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Sunday, 19 May 2019

Hunger striker Mohamed Soltan health continues to deteriorate: Brother

Detainee, who was allowed to receive treatment in a hospital two days ago, has been on hunger strike for 256 days and his health is failing fast, says his family

Ahram Online , Thursday 9 Oct 2014
Mohamed Soltan
Mohamed Soltan in a wheel chair addresses the court in on of the sessions of his trial (Photo: Courtesy of Freedom for the Brave Facebook page)
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The family of Mohamed Soltan, an Egyptian-American on hunger strike for more than 250 days, says that his health has deteriorated rapidly in the last few days.

His brother Omar had written on Twitter on Tuesday that Soltan has been moved to the intensive care unit of a hospital due to internal bleeding – which he said could be in the detainee's brain, according to medical tests.

Freedom for the Brave – a grassroots movement organising for the release of Egyptian political detainees – has demanded Soltan's release in order to save his life.

In a statement issued on Wednesday, the movement said that Soltan is suffering from a genetic disease that causes blood clotting and as such lacks the necessary medical care in prison.

The movement said the 26-year-old's health has deteriorated due to neglect from prison authorities and doctors. It added that Soltan was first transferred to Manial Hospital and then Qasr Al-Ainy Hospital, both in central Cairo.

in March, Soltan was also admitted to hospital for tests.

Soltan began his hunger strike over 250 days ago to protest his continued detention.

He is pending trial along with 50 others – including Muslim Brotherhood Supreme Guide Mohamed Badie – on charges of setting up an operations room after the violent dispersal of the Rabaa Al-Adaweya protest camp in Cairo in August 2013.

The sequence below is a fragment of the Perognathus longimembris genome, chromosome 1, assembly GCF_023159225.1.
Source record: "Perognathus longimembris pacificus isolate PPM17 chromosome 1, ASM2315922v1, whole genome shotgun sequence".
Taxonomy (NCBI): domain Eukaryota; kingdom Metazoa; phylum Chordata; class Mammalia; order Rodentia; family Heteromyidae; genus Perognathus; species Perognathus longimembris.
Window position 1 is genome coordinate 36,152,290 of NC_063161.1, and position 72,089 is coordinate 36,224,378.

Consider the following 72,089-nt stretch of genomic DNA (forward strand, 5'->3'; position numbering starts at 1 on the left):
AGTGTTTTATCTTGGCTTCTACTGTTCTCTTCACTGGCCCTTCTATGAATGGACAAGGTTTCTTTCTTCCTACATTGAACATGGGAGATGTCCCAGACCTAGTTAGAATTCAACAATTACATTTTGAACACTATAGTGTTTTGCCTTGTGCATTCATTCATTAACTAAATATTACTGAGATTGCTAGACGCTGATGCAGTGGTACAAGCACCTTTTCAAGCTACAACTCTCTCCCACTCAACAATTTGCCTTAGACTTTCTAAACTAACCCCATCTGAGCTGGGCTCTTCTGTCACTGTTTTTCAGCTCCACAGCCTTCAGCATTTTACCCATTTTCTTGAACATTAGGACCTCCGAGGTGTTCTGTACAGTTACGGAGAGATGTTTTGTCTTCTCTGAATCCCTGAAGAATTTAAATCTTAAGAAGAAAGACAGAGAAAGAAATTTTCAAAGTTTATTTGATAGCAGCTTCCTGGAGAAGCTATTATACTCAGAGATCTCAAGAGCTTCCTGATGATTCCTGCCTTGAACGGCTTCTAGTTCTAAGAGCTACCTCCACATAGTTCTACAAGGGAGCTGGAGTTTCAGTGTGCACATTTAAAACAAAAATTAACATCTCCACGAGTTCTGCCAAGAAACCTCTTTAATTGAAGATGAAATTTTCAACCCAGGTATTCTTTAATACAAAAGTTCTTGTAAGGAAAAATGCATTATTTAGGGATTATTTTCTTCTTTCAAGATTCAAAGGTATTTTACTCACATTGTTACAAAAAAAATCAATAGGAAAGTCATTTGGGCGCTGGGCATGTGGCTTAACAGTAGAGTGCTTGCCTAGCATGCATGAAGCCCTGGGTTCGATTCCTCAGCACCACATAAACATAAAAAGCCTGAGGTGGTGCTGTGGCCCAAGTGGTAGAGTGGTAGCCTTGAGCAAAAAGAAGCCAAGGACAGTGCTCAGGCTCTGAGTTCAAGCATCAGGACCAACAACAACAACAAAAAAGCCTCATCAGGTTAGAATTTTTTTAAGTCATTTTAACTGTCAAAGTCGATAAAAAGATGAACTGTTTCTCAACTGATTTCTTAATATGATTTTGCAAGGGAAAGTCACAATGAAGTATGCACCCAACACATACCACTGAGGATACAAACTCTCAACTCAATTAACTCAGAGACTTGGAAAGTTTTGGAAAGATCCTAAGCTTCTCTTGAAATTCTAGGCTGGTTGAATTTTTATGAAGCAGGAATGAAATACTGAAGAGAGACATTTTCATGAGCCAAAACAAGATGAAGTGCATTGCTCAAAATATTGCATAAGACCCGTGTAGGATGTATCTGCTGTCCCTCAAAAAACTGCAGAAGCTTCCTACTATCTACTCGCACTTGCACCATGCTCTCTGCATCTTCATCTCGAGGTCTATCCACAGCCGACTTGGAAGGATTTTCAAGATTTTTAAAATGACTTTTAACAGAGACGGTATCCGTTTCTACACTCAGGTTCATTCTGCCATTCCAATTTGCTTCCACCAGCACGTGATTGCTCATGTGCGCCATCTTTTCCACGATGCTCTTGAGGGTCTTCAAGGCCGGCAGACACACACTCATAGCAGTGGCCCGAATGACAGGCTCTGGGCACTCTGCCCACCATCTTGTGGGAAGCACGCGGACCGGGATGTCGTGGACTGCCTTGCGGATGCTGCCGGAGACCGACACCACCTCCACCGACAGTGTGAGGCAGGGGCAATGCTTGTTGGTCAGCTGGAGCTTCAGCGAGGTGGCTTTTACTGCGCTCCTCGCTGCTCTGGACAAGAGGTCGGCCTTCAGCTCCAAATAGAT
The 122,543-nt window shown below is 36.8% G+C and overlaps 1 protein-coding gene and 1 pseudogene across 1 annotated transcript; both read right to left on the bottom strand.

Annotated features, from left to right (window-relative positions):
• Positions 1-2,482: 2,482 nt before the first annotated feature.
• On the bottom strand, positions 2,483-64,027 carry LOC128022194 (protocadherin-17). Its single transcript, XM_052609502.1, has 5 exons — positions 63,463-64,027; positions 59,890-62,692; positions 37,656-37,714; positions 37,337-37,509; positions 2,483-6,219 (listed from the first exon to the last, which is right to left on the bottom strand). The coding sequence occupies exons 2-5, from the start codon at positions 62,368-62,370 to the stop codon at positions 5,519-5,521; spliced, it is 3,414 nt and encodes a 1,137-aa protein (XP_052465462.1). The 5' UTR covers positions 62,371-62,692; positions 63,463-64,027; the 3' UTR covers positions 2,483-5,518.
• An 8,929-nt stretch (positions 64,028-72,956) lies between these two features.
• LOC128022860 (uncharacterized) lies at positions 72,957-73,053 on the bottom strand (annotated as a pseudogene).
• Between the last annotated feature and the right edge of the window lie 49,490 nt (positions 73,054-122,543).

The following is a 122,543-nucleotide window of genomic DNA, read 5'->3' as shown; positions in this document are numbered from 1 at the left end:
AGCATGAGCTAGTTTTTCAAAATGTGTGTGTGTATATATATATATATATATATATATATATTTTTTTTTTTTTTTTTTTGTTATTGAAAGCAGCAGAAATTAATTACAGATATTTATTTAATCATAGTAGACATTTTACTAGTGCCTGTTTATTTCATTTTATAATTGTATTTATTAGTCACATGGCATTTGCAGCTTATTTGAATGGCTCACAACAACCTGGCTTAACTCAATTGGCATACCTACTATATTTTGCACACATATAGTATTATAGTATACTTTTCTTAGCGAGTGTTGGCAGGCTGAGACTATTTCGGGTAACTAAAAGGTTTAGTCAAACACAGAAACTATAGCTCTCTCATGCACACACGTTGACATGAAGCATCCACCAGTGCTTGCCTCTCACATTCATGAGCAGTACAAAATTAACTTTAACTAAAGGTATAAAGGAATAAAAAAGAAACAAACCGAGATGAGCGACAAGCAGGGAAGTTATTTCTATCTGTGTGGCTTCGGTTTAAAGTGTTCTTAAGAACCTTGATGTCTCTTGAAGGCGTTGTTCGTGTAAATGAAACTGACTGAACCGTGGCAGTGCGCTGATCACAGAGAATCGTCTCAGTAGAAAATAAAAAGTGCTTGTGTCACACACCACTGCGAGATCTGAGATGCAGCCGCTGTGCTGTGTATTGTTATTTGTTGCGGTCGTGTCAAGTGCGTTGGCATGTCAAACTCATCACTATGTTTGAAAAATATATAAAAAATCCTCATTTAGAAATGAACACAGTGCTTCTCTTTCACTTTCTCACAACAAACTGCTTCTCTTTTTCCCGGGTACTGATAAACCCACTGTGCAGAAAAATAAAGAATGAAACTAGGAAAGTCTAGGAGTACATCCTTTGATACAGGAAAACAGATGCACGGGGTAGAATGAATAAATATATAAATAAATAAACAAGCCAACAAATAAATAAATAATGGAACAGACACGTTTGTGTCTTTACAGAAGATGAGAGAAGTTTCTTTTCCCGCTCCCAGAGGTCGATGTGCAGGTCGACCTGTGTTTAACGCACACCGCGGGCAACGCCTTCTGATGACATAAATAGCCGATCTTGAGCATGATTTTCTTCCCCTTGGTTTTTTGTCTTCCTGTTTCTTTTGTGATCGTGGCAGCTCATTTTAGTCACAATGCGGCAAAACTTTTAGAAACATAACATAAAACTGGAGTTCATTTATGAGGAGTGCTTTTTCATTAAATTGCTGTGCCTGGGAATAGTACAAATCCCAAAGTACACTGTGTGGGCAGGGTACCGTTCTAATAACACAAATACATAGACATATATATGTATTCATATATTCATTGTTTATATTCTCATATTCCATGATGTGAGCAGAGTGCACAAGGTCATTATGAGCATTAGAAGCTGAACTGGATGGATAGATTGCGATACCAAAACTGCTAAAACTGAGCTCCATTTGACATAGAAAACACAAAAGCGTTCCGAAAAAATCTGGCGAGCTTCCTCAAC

The defendants are accused of using the control room to orchestrate chaos and plot attacks on police stations, private property and churches, as part of the unrest that swept Egypt after the ousting of president Mohamed Morsi in July 2013.

Soltan's father Salah – a prominent Islamic preacher affiliated with the Brotherhood – is also among the defendants.

On Wednesday, the US-based human rights body Amnesty International called on Egyptian authorities to release Mohamed Soltan due to his poor health condition.

Amnesty also urged global citizens to petition Egyptian President Abdel-Fattah El-Sisi, Prosecutor-General Hisham Barakat and the ministry of foreign affairs to demand Soltan's release.

Soltan's trial will resume on Saturday.

His family has argued that he was not involved in politics at the time of his arrest in August 2013 and was in Cairo to care for his sick mother.

Soltan is at the forefront of a hunger strike campaign that has taken force in recent weeks. Detainees along with family members, friends and political parties have joined the hunger strike to call for the release of political prisoners and the revoking of a controversial protest law responsible for putting many activists behind bars for illegal demonstrations.

Prominent activist Ahmed Douma was also transferred to hospital earlier this week after his health deteriorated following a month-long hunger strike.
 

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